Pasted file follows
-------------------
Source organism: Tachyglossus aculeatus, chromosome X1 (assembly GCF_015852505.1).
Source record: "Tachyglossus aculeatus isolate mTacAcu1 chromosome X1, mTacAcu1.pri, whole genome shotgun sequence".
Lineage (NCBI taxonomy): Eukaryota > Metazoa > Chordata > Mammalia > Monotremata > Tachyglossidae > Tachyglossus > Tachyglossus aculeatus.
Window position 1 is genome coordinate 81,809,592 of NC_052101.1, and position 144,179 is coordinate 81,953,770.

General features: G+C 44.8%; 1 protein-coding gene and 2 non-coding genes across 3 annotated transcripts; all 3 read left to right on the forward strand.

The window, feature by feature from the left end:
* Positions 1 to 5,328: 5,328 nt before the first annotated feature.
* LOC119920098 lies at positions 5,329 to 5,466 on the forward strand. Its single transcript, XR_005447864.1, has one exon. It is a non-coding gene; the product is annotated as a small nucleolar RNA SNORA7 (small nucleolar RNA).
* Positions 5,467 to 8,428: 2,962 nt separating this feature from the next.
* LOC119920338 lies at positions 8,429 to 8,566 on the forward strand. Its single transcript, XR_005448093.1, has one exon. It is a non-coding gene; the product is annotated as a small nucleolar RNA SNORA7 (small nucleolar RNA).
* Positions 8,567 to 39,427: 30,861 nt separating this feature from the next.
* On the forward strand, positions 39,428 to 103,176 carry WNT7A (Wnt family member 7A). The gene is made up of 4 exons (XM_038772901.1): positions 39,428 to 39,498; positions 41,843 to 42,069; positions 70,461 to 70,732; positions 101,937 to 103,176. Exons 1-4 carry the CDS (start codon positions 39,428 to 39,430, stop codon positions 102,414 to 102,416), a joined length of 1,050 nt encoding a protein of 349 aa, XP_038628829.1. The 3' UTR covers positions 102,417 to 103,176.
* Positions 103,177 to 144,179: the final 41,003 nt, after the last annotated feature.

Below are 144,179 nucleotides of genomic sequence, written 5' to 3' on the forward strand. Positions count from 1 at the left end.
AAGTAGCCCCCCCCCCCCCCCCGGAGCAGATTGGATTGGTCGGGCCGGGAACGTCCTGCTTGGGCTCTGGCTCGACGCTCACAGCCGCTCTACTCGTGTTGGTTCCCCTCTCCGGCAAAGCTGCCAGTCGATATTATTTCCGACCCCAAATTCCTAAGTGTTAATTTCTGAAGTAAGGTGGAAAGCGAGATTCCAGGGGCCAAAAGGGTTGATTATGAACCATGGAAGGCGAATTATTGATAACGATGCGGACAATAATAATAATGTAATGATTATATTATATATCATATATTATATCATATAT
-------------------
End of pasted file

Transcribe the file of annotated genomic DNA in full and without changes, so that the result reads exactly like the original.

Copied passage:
Source organism: Tachyglossus aculeatus, chromosome X1 (assembly GCF_015852505.1).
Source record: "Tachyglossus aculeatus isolate mTacAcu1 chromosome X1, mTacAcu1.pri, whole genome shotgun sequence".
Lineage (NCBI taxonomy): Eukaryota > Metazoa > Chordata > Mammalia > Monotremata > Tachyglossidae > Tachyglossus > Tachyglossus aculeatus.
Window position 1 is genome coordinate 81,809,592 of NC_052101.1, and position 144,179 is coordinate 81,953,770.

General features: G+C 44.8%; 1 protein-coding gene and 2 non-coding genes across 3 annotated transcripts; all 3 read left to right on the forward strand.

The window, feature by feature from the left end:
* Positions 1 to 5,328: 5,328 nt before the first annotated feature.
* LOC119920098 lies at positions 5,329 to 5,466 on the forward strand. Its single transcript, XR_005447864.1, has one exon. It is a non-coding gene; the product is annotated as a small nucleolar RNA SNORA7 (small nucleolar RNA).
* Positions 5,467 to 8,428: 2,962 nt separating this feature from the next.
* LOC119920338 lies at positions 8,429 to 8,566 on the forward strand. Its single transcript, XR_005448093.1, has one exon. It is a non-coding gene; the product is annotated as a small nucleolar RNA SNORA7 (small nucleolar RNA).
* Positions 8,567 to 39,427: 30,861 nt separating this feature from the next.
* On the forward strand, positions 39,428 to 103,176 carry WNT7A (Wnt family member 7A). The gene is made up of 4 exons (XM_038772901.1): positions 39,428 to 39,498; positions 41,843 to 42,069; positions 70,461 to 70,732; positions 101,937 to 103,176. Exons 1-4 carry the CDS (start codon positions 39,428 to 39,430, stop codon positions 102,414 to 102,416), a joined length of 1,050 nt encoding a protein of 349 aa, XP_038628829.1. The 3' UTR covers positions 102,417 to 103,176.
* Positions 103,177 to 144,179: the final 41,003 nt, after the last annotated feature.

Below are 144,179 nucleotides of genomic sequence, written 5' to 3' on the forward strand. Positions count from 1 at the left end.
AAGTAGCCCCCCCCCCCCCCCCGGAGCAGATTGGATTGGTCGGGCCGGGAACGTCCTGCTTGGGCTCTGGCTCGACGCTCACAGCCGCTCTACTCGTGTTGGTTCCCCTCTCCGGCAAAGCTGCCAGTCGATATTATTTCCGACCCCAAATTCCTAAGTGTTAATTTCTGAAGTAAGGTGGAAAGCGAGATTCCAGGGGCCAAAAGGGTTGATTATGAACCATGGAAGGCGAATTATTGATAACGATGCGGACAATAATAATAATGTAATGATTATATTATATATCATATATTATATCATATAT